“When the opportunity to move to Germany presented itself I made the switch to wine, but having that strict botany behind me meant it was really easy to drop into viticulture because I had all the physiology and bio-chemistry.

    “It’s been a great partnership, and it meant Stephen could hand over the very challenging viticultural side of thing. I’ve been doing a lot of research in the area, so it’s a huge benefit to have that focus on our long-term future of viticulture. It’s actually the part of the wine business that takes up the most personnel. We basically have one person every five hectares (and we have 100ha) so that’s half the personnel of the whole business working in the vineyard in hands-on viticulture.”


    Perhaps one of biggest legacies you’ll leave behind is your range of parcel wines. How did you come to start working with these alternative varieties?

    S: “My dad was on the Barossa Vine Improvement Group, so he was actually quite involved and interested in other varieties. He was making a few interesting white­s from Ugni Blanc and Sercial, but in reds we really didn’t have much other than Shiraz, Cabernet and Malbec in those days. However, that’s also what consumers wanted. They were a lot more used to just getting varieties that made a nice big red wine.

    “Because of our travels and interest in varieties, and seeing the potential for other varieties in certain places within our vineyard’s scope of Adelaide Hills and Eden Valley, we started planting some Tempranillo, Nebbiolo, Barbera and Grüner Veltliner which is looking spectacular. It’s really interesting to see how those varieties which back in the 80s were seen as pretty uninteresting, are now coming back out again of obscurity into popularity.”


    On that note, how much weight do you give to consumer trends – do you let them influence what you’re doing in the vineyard?

    S: “It’s interesting: you don’t really know whether it’s winemakers who’ve inspired people to drink different things or whether the consumer is actively looking for something new. It’s the ‘chicken or the egg’ scenario. However, I think as people become more confident and knowledgeable about wine, they’ll tend to branch out and try something different.”

    P: “I think it’s really important to watch the market. We were innovators with Pinot Gris in the mid-90s when we saw that become one of the alternative varieties that was taking off, and now it’s reached that point where it’s saturated, almost to the point of being bulk wine. You have to work out when to start pulling back from varieties because we can’t afford to produce low value, low quality bulk wine. It just doesn’t work for us.”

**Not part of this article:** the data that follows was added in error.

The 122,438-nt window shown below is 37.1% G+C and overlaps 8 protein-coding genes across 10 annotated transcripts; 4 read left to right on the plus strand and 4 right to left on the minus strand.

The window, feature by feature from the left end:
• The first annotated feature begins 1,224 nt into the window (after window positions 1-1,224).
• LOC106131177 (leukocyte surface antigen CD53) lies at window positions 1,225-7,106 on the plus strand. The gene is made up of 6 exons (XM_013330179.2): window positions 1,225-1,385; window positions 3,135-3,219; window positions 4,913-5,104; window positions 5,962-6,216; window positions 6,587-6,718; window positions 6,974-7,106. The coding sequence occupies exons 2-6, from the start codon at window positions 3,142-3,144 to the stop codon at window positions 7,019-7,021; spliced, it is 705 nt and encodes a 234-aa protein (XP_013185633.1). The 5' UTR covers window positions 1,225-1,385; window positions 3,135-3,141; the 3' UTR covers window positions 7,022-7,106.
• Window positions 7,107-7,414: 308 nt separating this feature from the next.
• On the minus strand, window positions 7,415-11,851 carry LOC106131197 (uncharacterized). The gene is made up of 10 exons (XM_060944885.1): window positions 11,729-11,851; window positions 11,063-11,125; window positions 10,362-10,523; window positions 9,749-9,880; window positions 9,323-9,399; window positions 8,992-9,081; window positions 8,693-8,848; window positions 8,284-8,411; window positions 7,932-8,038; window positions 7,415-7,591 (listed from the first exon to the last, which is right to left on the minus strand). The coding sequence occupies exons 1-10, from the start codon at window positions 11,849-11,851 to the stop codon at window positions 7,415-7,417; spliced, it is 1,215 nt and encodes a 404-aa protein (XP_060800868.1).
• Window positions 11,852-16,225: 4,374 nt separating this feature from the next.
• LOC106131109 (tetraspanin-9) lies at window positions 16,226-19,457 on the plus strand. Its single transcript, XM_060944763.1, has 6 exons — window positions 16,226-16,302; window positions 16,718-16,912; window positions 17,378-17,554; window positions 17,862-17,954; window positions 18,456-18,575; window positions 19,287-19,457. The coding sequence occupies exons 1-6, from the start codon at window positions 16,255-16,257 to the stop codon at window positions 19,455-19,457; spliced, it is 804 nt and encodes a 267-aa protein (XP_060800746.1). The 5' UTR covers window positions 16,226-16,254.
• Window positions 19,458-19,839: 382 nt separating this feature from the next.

S: “It’s also not part of our brand identity. Our economic model is to be better rather than bigger. To be better you have to really do everything by hand, you have to focus and push into that organic and biodynamic area and ensure you’re building the quality all the time.”

    P: “Perhaps most importantly, if you want to go down the path of alternative varieties, you really have to know your land and soil profile like the back of your hand. These new varieties are popular but you have to know what you’re doing – you can’t just plant them anywhere, so site selection is a huge part of the process.”


    When it comes to food and wine, what is your pairing philosophy?

    S: “We recently did some cheese and wine pairing with a local South Australian producer, and when we initially matched the cheeses, we found the fresh goat’s cheese was much better suited to the Pinot Noir than the mature goat’s cheese. So we swapped the sparkling and the Pinot over to suit the flavour of the cheese better.

    J: “It’s always something we’re really careful about when we release Hill of Grace, and do media previews and launch dinners for our customers. We always start with that list of wines and give that to the chef, and then let them tailor the menu to the wines. When you say Shiraz people often think steak, so with Hill of Grace we’re trying to find other options like kangaroo and duck, which suit our more elegant style of Shiraz.”

    S: “We did some interesting dinners during our travels in Spain, and I think one of the things that’s often missing is the person who tastes the wine with it, rather than just assuming it’s going to work or retrofitting wines to a menu.”